White Shame, UncoolCool emerged several decades ago at the crossroads of black and white America, as an African value of performance met the European value of individualism. In the context of a violently oppressive racial climate, cool was the expression of rebellion for rebellion’s sake.
Cool projected mastery of circumstance, naming itself an insider in a sea of outsiders. In our current climate, cool projects mastery not just of circumstance, but also of consequence. Consequence, literally, means something that follows. But cool cannot be subjected to consequence, because cool does not concern itself with tomorrow—only with today.
Cool will not own any guilt, because guilt refers to tomorrow. As a performance art, cool only exists for the moment. There is, however, an alternate to guilt that deeply concerns cool: shame. Cool refuses shame, because shame is circumstance’s mastery over oneself.
Beyond refusing to be shamed, cool projects shame onto all non-cool outsiders. Words for non-cool are always shameful (like “square”; or the homosexual slander of heterosexuals: “breeders”).
Back to race. During the black power movement, and ever since in the hip hop world, several African Americans, artists in particular, and men in particular, claimed cool as an essentially black cultural expression. Cool was a moment-by-moment refusal to belong to white society.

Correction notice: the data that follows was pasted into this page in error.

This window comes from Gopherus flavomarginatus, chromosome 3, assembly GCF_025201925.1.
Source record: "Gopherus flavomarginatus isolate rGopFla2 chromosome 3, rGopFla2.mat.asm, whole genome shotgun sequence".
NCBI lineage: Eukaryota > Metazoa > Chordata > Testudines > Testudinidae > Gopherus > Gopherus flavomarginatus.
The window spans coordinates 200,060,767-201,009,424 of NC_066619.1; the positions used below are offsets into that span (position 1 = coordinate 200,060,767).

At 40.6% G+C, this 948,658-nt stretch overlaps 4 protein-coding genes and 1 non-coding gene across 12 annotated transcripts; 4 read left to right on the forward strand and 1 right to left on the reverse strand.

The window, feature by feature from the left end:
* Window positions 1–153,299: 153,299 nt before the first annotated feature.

That’s when white guilt began to evolve into white shame. At least as late as the movie White Men Can’t Jump, whiteness had become tightly wrapped up with uncool. Today it’s everywhere. Young white Americans are deeply ashamed of being white, even as they decline to reject the privileges of whiteness. We talk of “White People” in the third person; we clamor for Black approval etc.
It’s not racial healing we beg for, it’s cool. Specifically, it’s absolution of our white uncool.
The more I’ve lived in a multiracial community, the more I’ve become convinced that white guilt is an irrelevant topic for most whites. It’s white shame.